The Guidelines for the Use of Antiretroviral Agents in Pediatric HIV Infection have been updated!
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Guidelines for the Use of Antiretroviral Agents in Pediatric HIV Infection
What's New in the Guidelines
(Last updated: March 1, 2016; last reviewed: March 1, 2016)
Key changes made by the Panel on Antiretroviral Therapy and Medical Management of HIV-Infected Children (the Panel) to update the March 5, 2015, Guidelines for the Use of Antiretroviral Agents in Pediatric HIV Infection are summarized below. Text and references have been updated throughout the document to include new data and publications where relevant. Minor changes and edits have been made to enhance clarity and facilitate use of the Guidelines. All new changes are highlighted.
Identification of Perinatal HIV Infection
The Panel has provided additional explanation and has emphasized the new recommendations to use the fourth generation HIV testing platform as the initial test of choice for pregnant HIV-negative women.
Diagnosis of HIV Infection
The Panel has clarified that recommended virologic testing at 1–2 months of age is preferably scheduled 2-4 weeks after cessation of antiretroviral (ARV) prophylaxis. In such situations, the test would be obtained at 6 weeks (in the case of 4 weeks of neonatal ARV prophylaxis) or at 2 months (in the case of 6 weeks of ARV prophylaxis).
The Panel has updated information about Food and Drug Administration (FDA)-approved HIV diagnostic tests.
Clinical and Laboratory Monitoring of Pediatric HIV Infection
Content has been reorganized according to the Panel’s bulleted recommendations, followed by information about general considerations in immunologic and HIV RNA monitoring.
The Panel’s bulleted recommendations about antiretroviral drug resistance testing, as part of laboratory monitoring, have been moved into this section.
Changes have also been made in accordance with the Panel’s revised recommendations about when to initiate therapy in antiretroviral naive children.
When to Initiate Therapy in Antiretroviral-Naive Children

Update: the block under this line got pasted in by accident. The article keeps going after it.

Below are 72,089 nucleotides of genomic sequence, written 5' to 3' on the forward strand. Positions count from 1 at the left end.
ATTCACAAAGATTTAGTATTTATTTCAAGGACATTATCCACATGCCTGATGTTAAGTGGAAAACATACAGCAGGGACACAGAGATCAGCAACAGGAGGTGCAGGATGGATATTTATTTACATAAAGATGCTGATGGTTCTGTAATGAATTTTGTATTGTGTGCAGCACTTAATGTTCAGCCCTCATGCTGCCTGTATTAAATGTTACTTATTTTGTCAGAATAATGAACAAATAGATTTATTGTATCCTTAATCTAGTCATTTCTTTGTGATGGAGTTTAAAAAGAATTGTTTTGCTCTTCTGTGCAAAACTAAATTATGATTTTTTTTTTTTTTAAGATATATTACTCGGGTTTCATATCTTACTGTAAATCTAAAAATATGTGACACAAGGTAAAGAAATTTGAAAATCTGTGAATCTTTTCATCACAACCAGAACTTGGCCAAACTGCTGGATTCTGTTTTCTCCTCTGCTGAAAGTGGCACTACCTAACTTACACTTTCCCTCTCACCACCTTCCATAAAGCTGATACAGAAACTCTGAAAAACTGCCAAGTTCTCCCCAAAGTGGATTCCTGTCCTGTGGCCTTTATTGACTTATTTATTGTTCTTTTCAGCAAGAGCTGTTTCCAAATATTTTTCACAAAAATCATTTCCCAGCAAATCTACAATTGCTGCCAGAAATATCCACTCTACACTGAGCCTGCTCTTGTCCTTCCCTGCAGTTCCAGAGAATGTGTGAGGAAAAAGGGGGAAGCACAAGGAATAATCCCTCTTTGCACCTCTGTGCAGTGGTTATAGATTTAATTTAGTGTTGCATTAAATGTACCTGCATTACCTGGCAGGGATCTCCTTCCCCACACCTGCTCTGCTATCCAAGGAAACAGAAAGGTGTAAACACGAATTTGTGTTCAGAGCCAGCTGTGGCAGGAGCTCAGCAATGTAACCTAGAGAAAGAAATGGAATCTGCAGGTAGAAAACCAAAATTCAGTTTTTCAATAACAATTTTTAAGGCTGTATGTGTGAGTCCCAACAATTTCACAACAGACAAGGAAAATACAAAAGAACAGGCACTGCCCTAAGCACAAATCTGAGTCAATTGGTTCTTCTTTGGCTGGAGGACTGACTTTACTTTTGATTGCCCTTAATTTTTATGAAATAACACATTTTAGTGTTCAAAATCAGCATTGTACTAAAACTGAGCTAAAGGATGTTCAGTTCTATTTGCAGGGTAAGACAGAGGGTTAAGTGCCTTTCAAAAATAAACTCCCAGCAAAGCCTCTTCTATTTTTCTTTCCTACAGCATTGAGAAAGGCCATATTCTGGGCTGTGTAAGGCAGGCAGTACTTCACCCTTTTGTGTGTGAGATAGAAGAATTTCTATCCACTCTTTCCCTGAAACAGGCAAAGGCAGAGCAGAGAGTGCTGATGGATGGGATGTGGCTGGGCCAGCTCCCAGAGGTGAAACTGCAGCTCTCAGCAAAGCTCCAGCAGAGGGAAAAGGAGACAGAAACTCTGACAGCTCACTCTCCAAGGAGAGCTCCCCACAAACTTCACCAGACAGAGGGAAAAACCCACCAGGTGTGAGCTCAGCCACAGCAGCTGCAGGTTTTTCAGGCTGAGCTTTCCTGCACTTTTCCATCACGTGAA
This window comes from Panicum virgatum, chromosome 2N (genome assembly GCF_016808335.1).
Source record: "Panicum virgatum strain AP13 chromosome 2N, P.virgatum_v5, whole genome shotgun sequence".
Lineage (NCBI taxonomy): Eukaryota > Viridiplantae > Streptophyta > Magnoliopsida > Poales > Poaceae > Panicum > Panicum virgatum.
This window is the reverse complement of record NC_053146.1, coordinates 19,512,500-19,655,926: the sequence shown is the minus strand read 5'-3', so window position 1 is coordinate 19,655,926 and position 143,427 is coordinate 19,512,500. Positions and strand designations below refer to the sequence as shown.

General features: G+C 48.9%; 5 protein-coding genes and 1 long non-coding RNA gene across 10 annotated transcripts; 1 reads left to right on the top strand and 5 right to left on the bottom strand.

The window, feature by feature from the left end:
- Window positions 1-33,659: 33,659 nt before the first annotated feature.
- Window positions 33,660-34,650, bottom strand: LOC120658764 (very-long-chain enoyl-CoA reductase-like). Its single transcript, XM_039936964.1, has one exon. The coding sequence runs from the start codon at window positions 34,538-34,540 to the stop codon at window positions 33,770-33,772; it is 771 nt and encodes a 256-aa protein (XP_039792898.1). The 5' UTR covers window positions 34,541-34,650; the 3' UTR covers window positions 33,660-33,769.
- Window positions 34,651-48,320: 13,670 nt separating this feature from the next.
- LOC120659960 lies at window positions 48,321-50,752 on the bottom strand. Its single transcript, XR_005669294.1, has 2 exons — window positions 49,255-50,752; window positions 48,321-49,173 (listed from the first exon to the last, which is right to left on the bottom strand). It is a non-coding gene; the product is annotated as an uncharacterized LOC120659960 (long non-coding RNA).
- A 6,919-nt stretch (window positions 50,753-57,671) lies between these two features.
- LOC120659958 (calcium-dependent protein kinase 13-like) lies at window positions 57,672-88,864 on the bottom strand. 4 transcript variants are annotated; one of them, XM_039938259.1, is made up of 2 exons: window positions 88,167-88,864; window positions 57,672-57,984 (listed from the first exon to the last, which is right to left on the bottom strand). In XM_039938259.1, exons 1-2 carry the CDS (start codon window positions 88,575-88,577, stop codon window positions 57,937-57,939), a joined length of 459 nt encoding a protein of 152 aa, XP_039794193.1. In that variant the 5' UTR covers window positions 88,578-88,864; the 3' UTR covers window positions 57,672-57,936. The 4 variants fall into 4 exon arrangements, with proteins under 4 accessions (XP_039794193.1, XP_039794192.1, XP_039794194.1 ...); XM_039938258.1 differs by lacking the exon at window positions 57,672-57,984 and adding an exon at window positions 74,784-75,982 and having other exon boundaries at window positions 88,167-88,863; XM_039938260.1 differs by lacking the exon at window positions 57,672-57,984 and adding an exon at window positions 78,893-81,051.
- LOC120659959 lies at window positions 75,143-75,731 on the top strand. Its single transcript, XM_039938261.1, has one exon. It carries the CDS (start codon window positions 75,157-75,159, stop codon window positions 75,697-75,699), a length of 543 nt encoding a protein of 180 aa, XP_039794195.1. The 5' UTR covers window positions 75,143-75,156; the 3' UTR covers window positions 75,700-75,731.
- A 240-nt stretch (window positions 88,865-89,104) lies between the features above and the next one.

Based on data from the multinational START and PENPACT1 trials, the Panel now recommends antiretroviral treatment (ART) for all HIV-infected children, regardless of clinical symptoms, viral load or CD4 T lymphocyte (CD4) count. The strength of the Panel's recommendations varies by age and pretreatment CD4 cell count due to fewer available pediatric data regarding benefits and risks of therapy in asymptomatic HIV-infected children than in adults.
The text offers guidance on the urgency of initiation of ART based on age, clinical status and CD4 cell counts.
What Drugs to Start: Initial Combination Therapy for Antiretroviral Treatment-Naive Children
Content has been reorganized to enhance usability, and a figure has been added to provide an overview of Preferred and Alternative regimens for initiation of ART in treatment -naive children .
The Panel has added the tenofovir alafenamide (TAF) containing fixed dose combination tablet elvitegravir/cobicistat/emtricitabine/TAF (Genvoya) as a preferred integrase strand transfer inhibitor (INSTI) regimen in adolescents 12 years and older.
Darunavir boosted with ritonavir is now considered a preferred protease inhibitor (PI) in children and adolescents aged 3 years and older.
Dolutegravir is now considered a preferred INSTI in adolescents aged 12 years and older.
Raltegravir is now considered a preferred INSTI in children aged 2 to 12 years.
The Panel has determined that fosamprenavir, nelfinavir, stavudine, and unboosted atazanavir should not be used for initial therapy; these drugs have been moved to the “What Not to Start” section.
Specific Issues in Antiretroviral Therapy for Neonates
The Panel has updated this section with information about a recent study of nevirapine pharmacokinetics in premature infants and the dosing regimen for infants born between 34 and 37 weeks gestation to be studied in IMPAACT P1115.
Specific Issues in Antiretroviral Therapy for HIV-Infected Adolescents
The Panel has changed to the use of sexual maturity rating (SMR), rather than Tanner staging, and has clarified that adolescents in early puberty (i.e., SMR I–III) should receive pediatric dosing, whereas those in late puberty (i.e., SMR IV–V) should follow adult dosing guidelines.
Content has been added about timing and selection of ART, adherence concerns, and sexually transmitted infections in adolescents. Additional guidance has been provided about approaches to improve retention in care and minimize the risk of interruptions to ART during the transition from pediatric to adult HIV care settings.